New wave of Syrian refugees floods Lebanon

Filed on July 21, 2012

MASNAA (LEBANON) - Abdel Jaber, 45, is exhausted after fleeing his home in the Midan district of the Syrian capital of Damascus as fierce fighting engulfed the neighbourhood.

“We’ve spent the last three days in a shelter,” he says. Travelling with his wife and their six daughters, he passed through the Masnaa border post into eastern Lebanon, part of a massive new wave of refugees from Syria.

Jaber is traumatised by the ferocity of the fighting in Midan, in southern Damascus. “We couldn’t sleep at all, every time we heard firing or the sound of helicopters, we were terrified,” he says.

Jaber and his family are part of an exodus of Syrians from Damascus and elsewhere. Many have fled across the border into Lebanon in recent days. The United Nations High Commission for Refugees said that up to 30,000 Syrians have fled their homes in recent days, many of them leaving Damascus.

UNHCR said at least 1,500 Syrian refugees were staying in Lebanon’s eastern Bekaa region, with others spread throughout the country.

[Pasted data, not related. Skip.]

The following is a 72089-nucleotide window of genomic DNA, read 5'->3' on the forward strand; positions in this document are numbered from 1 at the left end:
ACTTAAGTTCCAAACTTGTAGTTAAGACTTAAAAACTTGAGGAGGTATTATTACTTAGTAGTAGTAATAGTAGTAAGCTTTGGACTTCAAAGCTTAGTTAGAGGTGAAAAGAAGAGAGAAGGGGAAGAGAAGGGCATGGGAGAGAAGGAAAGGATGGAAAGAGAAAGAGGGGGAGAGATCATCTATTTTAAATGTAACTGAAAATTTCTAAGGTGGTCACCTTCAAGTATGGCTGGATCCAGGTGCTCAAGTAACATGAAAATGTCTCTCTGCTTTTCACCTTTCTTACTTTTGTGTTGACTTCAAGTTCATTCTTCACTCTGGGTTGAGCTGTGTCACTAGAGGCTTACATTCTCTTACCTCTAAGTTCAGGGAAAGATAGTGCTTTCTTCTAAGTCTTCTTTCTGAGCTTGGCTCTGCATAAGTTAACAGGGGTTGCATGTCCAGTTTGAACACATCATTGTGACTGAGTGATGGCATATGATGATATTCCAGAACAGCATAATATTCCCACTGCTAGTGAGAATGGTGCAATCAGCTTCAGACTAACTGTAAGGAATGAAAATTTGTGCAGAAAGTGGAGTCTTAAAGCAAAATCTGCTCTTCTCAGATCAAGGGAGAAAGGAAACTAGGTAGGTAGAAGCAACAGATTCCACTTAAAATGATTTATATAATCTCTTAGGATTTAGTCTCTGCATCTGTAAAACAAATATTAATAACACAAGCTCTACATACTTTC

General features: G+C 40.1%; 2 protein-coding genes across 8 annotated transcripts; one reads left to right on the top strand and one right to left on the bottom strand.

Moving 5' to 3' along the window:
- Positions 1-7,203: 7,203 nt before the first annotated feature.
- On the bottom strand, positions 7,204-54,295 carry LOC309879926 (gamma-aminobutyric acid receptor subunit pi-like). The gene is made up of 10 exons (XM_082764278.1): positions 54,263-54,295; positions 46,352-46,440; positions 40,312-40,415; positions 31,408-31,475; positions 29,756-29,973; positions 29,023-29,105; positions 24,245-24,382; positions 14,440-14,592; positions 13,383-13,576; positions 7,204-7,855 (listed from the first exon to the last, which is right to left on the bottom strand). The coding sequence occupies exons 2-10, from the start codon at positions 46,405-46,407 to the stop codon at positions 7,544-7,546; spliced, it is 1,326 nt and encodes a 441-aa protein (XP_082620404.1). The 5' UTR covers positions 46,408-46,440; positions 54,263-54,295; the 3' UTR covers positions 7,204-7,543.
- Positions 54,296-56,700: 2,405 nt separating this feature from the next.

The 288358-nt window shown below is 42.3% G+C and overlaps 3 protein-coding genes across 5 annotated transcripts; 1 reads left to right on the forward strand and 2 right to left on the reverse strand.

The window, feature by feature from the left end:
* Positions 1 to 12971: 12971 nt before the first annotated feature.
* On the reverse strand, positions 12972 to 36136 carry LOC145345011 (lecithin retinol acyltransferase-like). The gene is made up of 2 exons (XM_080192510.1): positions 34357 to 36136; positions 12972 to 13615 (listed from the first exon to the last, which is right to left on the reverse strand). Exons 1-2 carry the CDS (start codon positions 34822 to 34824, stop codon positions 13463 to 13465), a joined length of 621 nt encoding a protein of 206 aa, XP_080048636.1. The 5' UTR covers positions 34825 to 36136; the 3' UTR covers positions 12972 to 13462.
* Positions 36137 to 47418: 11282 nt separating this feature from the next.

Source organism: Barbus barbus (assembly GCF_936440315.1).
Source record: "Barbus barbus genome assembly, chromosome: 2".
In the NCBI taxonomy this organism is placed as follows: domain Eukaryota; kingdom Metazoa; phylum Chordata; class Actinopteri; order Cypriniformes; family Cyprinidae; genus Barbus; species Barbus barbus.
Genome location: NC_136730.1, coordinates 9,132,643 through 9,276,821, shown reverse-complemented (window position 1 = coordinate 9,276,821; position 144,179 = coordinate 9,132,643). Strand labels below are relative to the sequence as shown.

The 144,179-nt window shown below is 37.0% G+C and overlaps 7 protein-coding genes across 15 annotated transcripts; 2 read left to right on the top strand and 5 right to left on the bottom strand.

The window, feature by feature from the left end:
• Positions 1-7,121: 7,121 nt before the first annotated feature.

Lebanon has already received thousands of Syrians fleeing violence, many of whom have found refuge with relatives.

Those fleeing Syria now are not only impoverished families caught in the crossfire, but also well-to-do businessmen. “It’s a real war. We left everything behind, our homes, our businesses, I haven’t had any news since,” says Khaled, a 52-year-old merchant who drove his family across the border at Masnaa on Friday.

“We left under bombardment,” he says, sitting in a centre attached to the Dar Al Fatwa in Lebanon.

At least 30 families, around 150 people, arrived at the centre on Friday alone, authorities said.

Even on the other side of the border, an aura of fear hangs over those who have escaped. None of them are willing to reveal their family name for fear of reprisals against them or their relatives.

Abu Mohammed, another businessman from Midan, says he never wants to return.

“There were helicopters, mortars, machine guns... we had to flee during the bombing or face dying under the roofs of our homes,” the father-of-three said.

Nahla, a 20-year-old student from the Zahira Al Jadida district said virtually everyone in her neighbourhood had fled the fighting. “Luckily, I have relatives in Lebanon,” she said.

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